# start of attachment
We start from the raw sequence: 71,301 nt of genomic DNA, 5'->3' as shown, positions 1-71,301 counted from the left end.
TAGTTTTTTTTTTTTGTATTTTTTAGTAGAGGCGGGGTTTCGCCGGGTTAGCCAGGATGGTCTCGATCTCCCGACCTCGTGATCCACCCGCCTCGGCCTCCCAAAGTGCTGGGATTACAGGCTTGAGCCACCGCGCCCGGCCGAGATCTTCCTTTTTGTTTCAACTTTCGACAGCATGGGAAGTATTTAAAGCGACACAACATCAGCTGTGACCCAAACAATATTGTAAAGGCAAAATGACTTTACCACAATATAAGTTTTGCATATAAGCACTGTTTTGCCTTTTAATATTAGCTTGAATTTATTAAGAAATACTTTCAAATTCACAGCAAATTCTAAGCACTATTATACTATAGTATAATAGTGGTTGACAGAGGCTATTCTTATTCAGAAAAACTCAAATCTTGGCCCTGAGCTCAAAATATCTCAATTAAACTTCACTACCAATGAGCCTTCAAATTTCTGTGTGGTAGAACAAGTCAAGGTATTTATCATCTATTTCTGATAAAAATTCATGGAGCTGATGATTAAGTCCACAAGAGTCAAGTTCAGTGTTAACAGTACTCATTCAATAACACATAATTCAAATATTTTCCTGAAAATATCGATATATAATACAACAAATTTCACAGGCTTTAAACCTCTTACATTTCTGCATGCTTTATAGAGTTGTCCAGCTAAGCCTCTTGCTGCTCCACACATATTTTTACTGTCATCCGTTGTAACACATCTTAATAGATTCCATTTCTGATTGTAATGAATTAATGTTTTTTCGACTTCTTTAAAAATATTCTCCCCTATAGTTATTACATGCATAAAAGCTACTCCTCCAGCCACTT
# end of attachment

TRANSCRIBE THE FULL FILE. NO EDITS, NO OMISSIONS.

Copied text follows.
We start from the raw sequence: 71,301 nt of genomic DNA, 5'->3' as shown, positions 1-71,301 counted from the left end.
TAGTTTTTTTTTTTTGTATTTTTTAGTAGAGGCGGGGTTTCGCCGGGTTAGCCAGGATGGTCTCGATCTCCCGACCTCGTGATCCACCCGCCTCGGCCTCCCAAAGTGCTGGGATTACAGGCTTGAGCCACCGCGCCCGGCCGAGATCTTCCTTTTTGTTTCAACTTTCGACAGCATGGGAAGTATTTAAAGCGACACAACATCAGCTGTGACCCAAACAATATTGTAAAGGCAAAATGACTTTACCACAATATAAGTTTTGCATATAAGCACTGTTTTGCCTTTTAATATTAGCTTGAATTTATTAAGAAATACTTTCAAATTCACAGCAAATTCTAAGCACTATTATACTATAGTATAATAGTGGTTGACAGAGGCTATTCTTATTCAGAAAAACTCAAATCTTGGCCCTGAGCTCAAAATATCTCAATTAAACTTCACTACCAATGAGCCTTCAAATTTCTGTGTGGTAGAACAAGTCAAGGTATTTATCATCTATTTCTGATAAAAATTCATGGAGCTGATGATTAAGTCCACAAGAGTCAAGTTCAGTGTTAACAGTACTCATTCAATAACACATAATTCAAATATTTTCCTGAAAATATCGATATATAATACAACAAATTTCACAGGCTTTAAACCTCTTACATTTCTGCATGCTTTATAGAGTTGTCCAGCTAAGCCTCTTGCTGCTCCACACATATTTTTACTGTCATCCGTTGTAACACATCTTAATAGATTCCATTTCTGATTGTAATGAATTAATGTTTTTTCGACTTCTTTAAAAATATTCTCCCCTATAGTTATTACATGCATAAAAGCTACTCCTCCAGCCACTT